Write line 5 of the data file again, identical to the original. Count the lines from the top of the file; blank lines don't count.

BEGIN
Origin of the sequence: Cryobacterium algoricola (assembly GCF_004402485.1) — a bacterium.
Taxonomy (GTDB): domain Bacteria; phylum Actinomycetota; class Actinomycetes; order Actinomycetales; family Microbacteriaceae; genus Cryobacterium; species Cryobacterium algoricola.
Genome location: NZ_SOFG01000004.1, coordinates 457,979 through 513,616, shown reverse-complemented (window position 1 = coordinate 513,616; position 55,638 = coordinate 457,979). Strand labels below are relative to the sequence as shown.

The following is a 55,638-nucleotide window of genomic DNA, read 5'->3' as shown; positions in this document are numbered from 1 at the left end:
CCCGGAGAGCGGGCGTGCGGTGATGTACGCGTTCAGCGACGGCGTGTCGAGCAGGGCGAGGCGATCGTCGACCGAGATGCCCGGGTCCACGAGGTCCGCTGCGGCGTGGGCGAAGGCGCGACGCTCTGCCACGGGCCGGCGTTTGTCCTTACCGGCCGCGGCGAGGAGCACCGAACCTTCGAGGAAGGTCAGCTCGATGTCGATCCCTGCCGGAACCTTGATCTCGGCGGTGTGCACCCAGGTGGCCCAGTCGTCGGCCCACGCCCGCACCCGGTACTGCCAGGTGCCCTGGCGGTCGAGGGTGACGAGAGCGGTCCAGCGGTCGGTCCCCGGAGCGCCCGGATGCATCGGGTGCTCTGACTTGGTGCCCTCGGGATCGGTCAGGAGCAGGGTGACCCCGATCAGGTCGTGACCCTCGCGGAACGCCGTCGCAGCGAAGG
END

CCCGGAGAGCGGGCGTGCGGTGATGTACGCGTTCAGCGACGGCGTGTCGAGCAGGGCGAGGCGATCGTCGACCGAGATGCCCGGGTCCACGAGGTCCGCTGCGGCGTGGGCGAAGGCGCGACGCTCTGCCACGGGCCGGCGTTTGTCCTTACCGGCCGCGGCGAGGAGCACCGAACCTTCGAGGAAGGTCAGCTCGATGTCGATCCCTGCCGGAACCTTGATCTCGGCGGTGTGCACCCAGGTGGCCCAGTCGTCGGCCCACGCCCGCACCCGGTACTGCCAGGTGCCCTGGCGGTCGAGGGTGACGAGAGCGGTCCAGCGGTCGGTCCCCGGAGCGCCCGGATGCATCGGGTGCTCTGACTTGGTGCCCTCGGGATCGGTCAGGAGCAGGGTGACCCCGATCAGGTCGTGACCCTCGCGGAACGCCGTCGCAGCGAAGG